Issues and mistakes with the patch happen. Although the patch is designed not to come off the skin, it’s definitely possible. Also, sometimes patch users forget when to take off or put on a new patch (if you forget often, you might want to consider switching birth control methods). Knowing what to do if that happens can help prevent an unplanned pregnancy. Read the following for some general instructions on what to do if a patch mistake happens!

If a Patch edge lifts up:

Press down firmly on the Patch with the palm of your hand for 10 seconds, making sure that the whole Patch adheres to your skin. Run your fingers over the entire surface area to smooth out any “wrinkles” around the edges of the Patch.

  • If your Patch does not stick completely, remove it and apply a replacement Patch (no backup method is needed and your Patch Change Day will stay the same). Ask your healthcare professional for a replacement Patch prescription so you always have an extra Patch available.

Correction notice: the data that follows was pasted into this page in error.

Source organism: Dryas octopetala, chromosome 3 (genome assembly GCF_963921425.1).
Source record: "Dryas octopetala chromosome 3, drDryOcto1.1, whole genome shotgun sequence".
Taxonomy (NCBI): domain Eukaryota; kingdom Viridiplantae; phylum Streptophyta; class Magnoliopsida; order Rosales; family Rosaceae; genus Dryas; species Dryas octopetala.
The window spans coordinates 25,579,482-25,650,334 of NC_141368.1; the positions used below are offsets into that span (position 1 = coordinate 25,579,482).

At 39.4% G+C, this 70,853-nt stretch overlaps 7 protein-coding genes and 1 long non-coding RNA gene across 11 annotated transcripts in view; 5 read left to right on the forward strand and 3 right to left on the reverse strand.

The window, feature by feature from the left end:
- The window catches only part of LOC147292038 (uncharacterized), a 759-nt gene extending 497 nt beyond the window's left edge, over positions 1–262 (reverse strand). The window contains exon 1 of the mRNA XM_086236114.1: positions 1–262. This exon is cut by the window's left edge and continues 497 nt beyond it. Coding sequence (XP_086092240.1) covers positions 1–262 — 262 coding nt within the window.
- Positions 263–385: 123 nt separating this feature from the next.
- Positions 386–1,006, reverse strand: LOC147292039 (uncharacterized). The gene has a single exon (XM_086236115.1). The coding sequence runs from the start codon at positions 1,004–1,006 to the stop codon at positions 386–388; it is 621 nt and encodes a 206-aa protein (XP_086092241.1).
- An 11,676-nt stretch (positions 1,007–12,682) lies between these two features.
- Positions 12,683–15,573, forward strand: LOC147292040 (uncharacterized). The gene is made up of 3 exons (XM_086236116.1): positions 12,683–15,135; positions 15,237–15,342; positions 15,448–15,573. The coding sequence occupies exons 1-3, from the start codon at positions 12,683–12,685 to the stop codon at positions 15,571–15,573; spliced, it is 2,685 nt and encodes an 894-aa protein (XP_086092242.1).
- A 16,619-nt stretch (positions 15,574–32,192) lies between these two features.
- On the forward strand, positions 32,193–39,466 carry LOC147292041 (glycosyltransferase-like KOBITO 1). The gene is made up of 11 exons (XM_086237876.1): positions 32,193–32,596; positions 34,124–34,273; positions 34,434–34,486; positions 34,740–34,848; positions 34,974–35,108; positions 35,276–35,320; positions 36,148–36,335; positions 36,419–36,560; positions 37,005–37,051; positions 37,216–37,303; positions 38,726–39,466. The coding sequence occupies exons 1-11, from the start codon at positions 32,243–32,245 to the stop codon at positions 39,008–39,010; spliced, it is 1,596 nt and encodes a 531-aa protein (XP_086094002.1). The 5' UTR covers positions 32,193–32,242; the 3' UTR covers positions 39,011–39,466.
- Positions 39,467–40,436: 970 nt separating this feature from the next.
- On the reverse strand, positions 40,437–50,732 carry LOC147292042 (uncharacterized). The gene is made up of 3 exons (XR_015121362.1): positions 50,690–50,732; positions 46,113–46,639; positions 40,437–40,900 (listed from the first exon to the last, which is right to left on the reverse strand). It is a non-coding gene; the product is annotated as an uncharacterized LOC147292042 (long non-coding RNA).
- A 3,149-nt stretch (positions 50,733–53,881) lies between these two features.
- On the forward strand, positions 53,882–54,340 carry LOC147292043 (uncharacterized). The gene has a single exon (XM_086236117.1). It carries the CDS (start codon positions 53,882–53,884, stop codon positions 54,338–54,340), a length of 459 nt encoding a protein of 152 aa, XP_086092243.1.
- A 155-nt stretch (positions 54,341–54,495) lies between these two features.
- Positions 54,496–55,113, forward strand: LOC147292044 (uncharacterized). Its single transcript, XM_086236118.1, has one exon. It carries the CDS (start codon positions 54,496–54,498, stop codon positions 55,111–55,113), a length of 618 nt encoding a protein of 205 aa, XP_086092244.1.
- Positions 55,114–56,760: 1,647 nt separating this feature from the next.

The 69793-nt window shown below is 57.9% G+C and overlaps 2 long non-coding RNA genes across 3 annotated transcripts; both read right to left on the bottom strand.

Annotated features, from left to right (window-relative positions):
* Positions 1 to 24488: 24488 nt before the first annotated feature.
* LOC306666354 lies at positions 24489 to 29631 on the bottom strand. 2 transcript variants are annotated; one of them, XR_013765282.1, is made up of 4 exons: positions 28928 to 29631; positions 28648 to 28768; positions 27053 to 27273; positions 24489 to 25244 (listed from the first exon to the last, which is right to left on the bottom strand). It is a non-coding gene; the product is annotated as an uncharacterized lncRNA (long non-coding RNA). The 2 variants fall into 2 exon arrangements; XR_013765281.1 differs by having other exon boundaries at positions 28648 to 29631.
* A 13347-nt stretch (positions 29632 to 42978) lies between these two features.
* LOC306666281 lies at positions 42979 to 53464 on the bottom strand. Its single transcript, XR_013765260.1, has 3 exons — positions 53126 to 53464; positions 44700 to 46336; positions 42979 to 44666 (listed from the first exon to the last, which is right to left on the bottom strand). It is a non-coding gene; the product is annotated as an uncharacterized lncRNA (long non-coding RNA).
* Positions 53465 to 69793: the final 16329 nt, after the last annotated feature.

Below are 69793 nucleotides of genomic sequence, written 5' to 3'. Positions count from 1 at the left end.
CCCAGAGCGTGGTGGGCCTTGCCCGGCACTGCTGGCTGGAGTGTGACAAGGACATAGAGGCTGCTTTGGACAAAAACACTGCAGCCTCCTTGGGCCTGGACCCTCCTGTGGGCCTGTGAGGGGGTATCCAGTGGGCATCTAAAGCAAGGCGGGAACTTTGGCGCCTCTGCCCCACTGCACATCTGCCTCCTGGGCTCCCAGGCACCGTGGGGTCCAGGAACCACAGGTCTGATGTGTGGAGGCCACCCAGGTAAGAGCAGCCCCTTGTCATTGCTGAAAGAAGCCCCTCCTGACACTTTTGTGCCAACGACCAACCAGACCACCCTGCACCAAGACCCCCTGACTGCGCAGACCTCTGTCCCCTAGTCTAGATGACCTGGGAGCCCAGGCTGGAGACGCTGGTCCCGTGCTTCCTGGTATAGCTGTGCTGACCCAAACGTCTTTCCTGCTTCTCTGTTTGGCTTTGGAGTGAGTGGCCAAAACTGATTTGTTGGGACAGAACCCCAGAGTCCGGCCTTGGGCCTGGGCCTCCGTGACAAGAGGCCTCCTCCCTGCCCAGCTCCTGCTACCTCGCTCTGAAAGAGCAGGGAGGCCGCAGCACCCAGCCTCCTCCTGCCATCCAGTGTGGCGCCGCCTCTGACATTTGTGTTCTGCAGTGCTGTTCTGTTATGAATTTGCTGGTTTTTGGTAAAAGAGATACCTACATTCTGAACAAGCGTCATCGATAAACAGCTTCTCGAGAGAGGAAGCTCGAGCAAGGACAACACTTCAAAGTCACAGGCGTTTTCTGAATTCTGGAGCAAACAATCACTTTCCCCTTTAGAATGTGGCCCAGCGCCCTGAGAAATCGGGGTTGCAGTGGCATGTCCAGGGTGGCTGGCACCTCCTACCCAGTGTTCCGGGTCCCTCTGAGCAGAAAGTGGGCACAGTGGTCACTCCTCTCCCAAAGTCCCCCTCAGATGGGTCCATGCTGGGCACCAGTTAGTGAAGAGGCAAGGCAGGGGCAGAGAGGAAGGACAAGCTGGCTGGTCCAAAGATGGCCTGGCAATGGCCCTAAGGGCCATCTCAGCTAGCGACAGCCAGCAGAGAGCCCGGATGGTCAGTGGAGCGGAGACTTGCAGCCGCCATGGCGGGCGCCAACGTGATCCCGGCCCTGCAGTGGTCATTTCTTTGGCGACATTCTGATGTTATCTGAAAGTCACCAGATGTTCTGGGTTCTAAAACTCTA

• Do not tape or wrap the Patch to your skin or reapply a Patch that is partially adhered to clothing

If your Patch has been off or partially off:

  • For less than 1 Day, try to reapply it. If the Patch does not adhere completely, apply a new patch immediately. (No backup contraception is needed and your Patch Change Day will stay the same)
  • For more than 1 Day or if you are not sure for how long, you may become pregnant. To reduce this risk, apply a new Patch and start a new 4-week cycle. You will now have a new Patch Change Day and must use non-hormonal backup contraception (such as a condoms) for the first week of your new cycle

How to purchase a REPLACEMENT Patch:

  • You can get a replacement Patch at the pharmacy where you filled your prescription
  • You will need a replacement Patch prescription from your healthcare professional
  • Unfortunately, Family Pact does not pay for the replacement patch. You will need to pay for the replacement Patch when you pick it up at the pharmacy.

From the Ortho Evra website: